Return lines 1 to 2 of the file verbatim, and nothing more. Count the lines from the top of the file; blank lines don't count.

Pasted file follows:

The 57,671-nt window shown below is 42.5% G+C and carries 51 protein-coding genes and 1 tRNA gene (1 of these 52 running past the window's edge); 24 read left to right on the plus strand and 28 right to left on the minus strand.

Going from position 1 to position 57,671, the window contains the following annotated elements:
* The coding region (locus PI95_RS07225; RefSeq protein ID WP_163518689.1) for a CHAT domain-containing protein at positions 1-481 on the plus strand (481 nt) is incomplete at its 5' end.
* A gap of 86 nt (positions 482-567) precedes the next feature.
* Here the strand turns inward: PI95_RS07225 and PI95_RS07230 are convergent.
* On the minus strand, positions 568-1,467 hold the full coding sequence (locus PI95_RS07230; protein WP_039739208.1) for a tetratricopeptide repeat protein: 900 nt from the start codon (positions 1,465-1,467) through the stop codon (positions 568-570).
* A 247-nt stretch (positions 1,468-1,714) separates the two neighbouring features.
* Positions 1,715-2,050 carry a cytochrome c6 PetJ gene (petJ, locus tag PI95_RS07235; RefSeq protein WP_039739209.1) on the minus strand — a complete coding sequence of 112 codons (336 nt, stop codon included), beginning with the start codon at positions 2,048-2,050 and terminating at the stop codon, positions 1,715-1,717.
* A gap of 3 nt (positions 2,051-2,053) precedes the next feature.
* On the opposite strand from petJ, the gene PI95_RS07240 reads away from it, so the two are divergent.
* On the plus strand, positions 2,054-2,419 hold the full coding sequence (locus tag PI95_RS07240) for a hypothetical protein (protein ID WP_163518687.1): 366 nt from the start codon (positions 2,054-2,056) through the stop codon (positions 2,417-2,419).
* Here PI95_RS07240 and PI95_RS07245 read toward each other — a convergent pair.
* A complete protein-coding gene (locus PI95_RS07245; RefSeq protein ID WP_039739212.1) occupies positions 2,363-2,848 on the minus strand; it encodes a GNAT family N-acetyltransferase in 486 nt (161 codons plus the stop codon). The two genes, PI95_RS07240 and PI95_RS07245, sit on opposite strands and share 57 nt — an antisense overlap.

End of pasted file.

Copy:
The 57,671-nt window shown below is 42.5% G+C and carries 51 protein-coding genes and 1 tRNA gene (1 of these 52 running past the window's edge); 24 read left to right on the plus strand and 28 right to left on the minus strand.

Going from position 1 to position 57,671, the window contains the following annotated elements: